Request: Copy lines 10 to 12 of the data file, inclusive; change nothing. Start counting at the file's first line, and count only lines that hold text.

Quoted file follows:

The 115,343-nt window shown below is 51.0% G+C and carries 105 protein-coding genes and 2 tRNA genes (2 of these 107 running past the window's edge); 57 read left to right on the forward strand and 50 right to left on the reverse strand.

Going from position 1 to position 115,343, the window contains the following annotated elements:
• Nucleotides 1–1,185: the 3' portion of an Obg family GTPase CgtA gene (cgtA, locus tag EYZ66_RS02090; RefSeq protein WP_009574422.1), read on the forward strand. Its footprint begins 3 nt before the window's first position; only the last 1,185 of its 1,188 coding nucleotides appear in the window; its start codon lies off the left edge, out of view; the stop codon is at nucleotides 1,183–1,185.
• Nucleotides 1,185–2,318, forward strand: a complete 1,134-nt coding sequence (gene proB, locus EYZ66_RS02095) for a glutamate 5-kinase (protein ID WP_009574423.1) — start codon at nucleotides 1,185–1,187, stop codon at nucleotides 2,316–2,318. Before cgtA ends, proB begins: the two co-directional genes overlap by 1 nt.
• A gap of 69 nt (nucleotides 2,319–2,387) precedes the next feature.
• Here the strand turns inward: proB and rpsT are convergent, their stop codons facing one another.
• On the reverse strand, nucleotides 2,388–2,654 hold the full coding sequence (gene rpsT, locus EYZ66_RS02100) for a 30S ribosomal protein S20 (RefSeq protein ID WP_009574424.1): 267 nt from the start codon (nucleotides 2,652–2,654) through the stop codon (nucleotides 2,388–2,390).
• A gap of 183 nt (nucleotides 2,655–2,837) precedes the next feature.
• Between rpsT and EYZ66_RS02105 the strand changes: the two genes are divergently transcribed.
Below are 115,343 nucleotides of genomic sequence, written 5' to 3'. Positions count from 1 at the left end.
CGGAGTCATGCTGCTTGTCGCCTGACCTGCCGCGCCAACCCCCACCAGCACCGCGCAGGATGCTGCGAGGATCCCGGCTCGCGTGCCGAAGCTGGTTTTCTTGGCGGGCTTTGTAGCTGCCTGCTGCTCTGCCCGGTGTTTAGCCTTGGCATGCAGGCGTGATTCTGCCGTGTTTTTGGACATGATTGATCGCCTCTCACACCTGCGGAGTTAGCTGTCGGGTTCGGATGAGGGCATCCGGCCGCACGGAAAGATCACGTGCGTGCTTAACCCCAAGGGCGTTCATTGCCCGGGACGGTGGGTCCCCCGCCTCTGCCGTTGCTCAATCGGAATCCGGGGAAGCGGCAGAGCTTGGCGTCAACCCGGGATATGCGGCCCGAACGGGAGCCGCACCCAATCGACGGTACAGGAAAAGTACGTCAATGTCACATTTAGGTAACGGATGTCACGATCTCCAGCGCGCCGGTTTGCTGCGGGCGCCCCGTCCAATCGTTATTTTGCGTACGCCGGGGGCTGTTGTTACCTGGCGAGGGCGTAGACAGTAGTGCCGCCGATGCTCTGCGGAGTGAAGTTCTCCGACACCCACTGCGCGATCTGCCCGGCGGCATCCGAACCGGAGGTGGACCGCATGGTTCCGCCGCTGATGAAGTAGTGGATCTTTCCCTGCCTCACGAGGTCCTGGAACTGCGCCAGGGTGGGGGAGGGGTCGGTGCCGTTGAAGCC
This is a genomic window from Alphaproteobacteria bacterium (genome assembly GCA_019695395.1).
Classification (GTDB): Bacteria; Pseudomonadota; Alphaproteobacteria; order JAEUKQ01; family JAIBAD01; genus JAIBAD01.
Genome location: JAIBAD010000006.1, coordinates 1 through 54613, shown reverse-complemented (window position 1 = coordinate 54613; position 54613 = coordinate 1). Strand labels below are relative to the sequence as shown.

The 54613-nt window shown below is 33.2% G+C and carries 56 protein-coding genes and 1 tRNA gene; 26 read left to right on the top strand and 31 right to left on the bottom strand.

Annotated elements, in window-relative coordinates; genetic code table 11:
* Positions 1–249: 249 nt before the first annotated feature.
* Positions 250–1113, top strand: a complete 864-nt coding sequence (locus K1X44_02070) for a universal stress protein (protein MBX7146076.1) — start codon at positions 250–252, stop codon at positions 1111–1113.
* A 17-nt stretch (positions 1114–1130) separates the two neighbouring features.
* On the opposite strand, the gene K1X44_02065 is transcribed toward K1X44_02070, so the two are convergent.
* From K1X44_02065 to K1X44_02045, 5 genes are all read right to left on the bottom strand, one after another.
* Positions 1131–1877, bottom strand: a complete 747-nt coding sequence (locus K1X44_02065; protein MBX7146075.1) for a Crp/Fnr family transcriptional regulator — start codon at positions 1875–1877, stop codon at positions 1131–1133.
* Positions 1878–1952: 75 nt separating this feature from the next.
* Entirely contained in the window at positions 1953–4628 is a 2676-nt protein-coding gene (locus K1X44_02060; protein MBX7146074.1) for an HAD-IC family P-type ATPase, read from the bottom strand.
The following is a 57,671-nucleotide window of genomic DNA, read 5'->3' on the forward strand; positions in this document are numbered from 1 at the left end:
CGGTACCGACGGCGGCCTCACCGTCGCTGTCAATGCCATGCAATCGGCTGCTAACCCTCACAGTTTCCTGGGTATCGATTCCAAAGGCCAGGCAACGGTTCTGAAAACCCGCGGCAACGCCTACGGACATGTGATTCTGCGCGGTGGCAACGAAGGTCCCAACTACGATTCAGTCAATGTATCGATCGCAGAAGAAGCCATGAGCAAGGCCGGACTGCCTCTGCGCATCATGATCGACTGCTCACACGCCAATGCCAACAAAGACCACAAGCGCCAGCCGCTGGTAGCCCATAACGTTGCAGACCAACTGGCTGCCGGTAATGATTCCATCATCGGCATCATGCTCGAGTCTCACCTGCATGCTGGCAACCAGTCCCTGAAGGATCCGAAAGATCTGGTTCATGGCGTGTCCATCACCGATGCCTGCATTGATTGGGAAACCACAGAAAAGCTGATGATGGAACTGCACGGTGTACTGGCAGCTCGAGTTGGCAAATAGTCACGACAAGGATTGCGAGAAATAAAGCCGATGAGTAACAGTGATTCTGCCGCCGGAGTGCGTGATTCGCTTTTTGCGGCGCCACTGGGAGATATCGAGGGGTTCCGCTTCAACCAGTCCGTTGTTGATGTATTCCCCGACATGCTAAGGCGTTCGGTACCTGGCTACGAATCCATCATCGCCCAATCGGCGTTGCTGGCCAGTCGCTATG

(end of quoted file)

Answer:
Below are 115,343 nucleotides of genomic sequence, written 5' to 3'. Positions count from 1 at the left end.
CGGAGTCATGCTGCTTGTCGCCTGACCTGCCGCGCCAACCCCCACCAGCACCGCGCAGGATGCTGCGAGGATCCCGGCTCGCGTGCCGAAGCTGGTTTTCTTGGCGGGCTTTGTAGCTGCCTGCTGCTCTGCCCGGTGTTTAGCCTTGGCATGCAGGCGTGATTCTGCCGTGTTTTTGGACATGATTGATCGCCTCTCACACCTGCGGAGTTAGCTGTCGGGTTCGGATGAGGGCATCCGGCCGCACGGAAAGATCACGTGCGTGCTTAACCCCAAGGGCGTTCATTGCCCGGGACGGTGGGTCCCCCGCCTCTGCCGTTGCTCAATCGGAATCCGGGGAAGCGGCAGAGCTTGGCGTCAACCCGGGATATGCGGCCCGAACGGGAGCCGCACCCAATCGACGGTACAGGAAAAGTACGTCAATGTCACATTTAGGTAACGGATGTCACGATCTCCAGCGCGCCGGTTTGCTGCGGGCGCCCCGTCCAATCGTTATTTTGCGTACGCCGGGGGCTGTTGTTACCTGGCGAGGGCGTAGACAGTAGTGCCGCCGATGCTCTGCGGAGTGAAGTTCTCCGACACCCACTGCGCGATCTGCCCGGCGGCATCCGAACCGGAGGTGGACCGCATGGTTCCGCCGCTGATGAAGTAGTGGATCTTTCCCTGCCTCACGAGGTCCTGGAACTGCGCCAGGGTGGGGGAGGGGTCGGTGCCGTTGAAGCC
This is a genomic window from Alphaproteobacteria bacterium (genome assembly GCA_019695395.1).